I remember the first time I realized how important nutrition was to being healthy- particularly to weight loss. I was working in a fitness center about 13 years ago in the Philadelphia area and there was a woman who would come in regularly to workout. She came in at least six days a week, sometimes twice a day. I got to know her pretty well.
“Sara”, as I’ll refer to her, was probably 5′ 2″ and about 90 to 100 pounds overweight.
Sara would work out for about two hours, non-stop, sweat pouring off her by the end, and she looked like she was about to die from over-exertion.
Yet the real mystery surrounded Sara’s nonexistent weight lost. Despite all that work, she never took off a single pound. I remember watching her and just being absolutely amazed that she could work so hard and not get any results whatsoever. How could that possibly happen?
Eventually I left that gym and moved on and Sara was always a mystery to me- until about three years later when I saw her on the street. Actually, I saw her – but I didn’t recognize her. I walked right by her and didn’t even know it was her when she called out to me. Eventually, recognition set in, and in my awe-struck state I demanded to know how she lost all that weight. She had gone through the biggest transformation I had ever seen up to that point in my life, and I had to know what she did.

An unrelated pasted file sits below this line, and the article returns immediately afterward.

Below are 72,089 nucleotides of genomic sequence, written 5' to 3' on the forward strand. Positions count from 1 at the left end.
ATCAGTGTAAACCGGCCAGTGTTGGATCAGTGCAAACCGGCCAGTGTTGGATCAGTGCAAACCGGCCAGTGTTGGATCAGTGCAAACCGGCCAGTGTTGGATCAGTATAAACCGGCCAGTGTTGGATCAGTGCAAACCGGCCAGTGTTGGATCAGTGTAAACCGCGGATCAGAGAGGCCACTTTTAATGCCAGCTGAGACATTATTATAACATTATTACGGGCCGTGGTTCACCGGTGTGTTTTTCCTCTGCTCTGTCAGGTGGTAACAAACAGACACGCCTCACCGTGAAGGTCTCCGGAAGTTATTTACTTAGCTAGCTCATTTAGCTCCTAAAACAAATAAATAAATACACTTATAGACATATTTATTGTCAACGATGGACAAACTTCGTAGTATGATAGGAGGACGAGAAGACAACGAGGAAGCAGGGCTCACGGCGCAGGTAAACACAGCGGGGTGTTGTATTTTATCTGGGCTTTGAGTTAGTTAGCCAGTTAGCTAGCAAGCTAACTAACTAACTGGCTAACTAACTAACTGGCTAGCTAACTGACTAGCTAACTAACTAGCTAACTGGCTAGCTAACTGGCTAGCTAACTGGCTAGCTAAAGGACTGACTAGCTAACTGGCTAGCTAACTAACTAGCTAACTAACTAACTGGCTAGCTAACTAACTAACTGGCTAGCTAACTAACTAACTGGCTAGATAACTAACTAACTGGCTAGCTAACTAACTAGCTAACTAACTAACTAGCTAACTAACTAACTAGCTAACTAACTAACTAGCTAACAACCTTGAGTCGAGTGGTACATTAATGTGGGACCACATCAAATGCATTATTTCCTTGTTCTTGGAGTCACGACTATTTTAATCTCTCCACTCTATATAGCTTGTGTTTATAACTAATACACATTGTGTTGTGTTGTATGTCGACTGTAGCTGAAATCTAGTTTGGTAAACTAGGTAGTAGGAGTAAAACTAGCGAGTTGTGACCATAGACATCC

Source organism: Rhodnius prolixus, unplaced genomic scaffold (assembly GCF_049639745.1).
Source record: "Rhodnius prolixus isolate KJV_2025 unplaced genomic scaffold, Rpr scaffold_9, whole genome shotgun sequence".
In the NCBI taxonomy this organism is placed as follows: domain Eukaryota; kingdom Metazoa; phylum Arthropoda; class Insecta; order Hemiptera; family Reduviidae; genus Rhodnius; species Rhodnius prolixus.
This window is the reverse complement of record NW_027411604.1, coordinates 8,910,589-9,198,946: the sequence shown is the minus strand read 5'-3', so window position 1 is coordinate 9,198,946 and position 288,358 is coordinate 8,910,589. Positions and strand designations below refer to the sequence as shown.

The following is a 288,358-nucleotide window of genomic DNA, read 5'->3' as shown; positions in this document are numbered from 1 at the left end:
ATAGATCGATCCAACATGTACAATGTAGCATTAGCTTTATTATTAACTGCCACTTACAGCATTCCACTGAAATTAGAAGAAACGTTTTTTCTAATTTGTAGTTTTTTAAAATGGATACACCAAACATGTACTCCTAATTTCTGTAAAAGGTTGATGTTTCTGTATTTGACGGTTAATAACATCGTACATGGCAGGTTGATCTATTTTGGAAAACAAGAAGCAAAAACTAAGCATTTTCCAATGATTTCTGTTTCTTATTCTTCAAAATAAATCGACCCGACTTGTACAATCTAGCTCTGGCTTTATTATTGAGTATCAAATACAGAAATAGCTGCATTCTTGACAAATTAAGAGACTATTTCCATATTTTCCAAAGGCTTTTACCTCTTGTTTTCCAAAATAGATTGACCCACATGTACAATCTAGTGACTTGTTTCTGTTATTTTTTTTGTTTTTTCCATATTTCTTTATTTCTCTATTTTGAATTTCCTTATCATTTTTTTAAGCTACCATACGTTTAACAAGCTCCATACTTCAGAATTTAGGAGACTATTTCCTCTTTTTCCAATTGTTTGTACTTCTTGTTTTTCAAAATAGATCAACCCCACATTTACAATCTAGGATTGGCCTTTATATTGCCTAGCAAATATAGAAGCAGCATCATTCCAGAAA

She told me that she kept doing everything she was doing before, but eventually started seeing a nutritionist, who helped her to clean up her eating habits. Once that happened, the pounds started flying off.
That was all it took for me to realize that for the rest of my career as a personal trainer, nutrition would have to be an integral part of my clients’ programs. My concept of eating healthy has become more individualized and more refined over the years, but thanks to this experience – my concept of how important nutrition is, has not.
Recently, I was asked when someone wants to begin working on their nutrition what the first changes should be.
Normally, I make sure to individualize my recommendations for the person I’m working with, but there are some key things that everyone should do, and it’s a good place to start. Here are the top five things you should do to start eating healthier:
1- Cut out all fast food
2- Stop drinking soda of all kinds, yes – even “diet” soda
3- Eliminate all partially hydrogenated oils, as well as “sugar-free” substitutes
4- Avoid white flour and refined sugar products
5- Begin to eat whole, organic foods whenever possible
This list of key guidelines is important, but can be difficult to do all at once. Your personality and behavior patterns play a major role in determining the best approach for you. The best advice I can give to a large audience is to start with what appeals to you the most, and take it in steps.
David M. Zappasodi holds a BS in Exercise Physiology, is a N.A.S.M. Certified Personal Trainer, and is a Certified Metabolic Typing Practitioner. His interests include Ju Jitsu, yoga, basketball, swimming and surfing.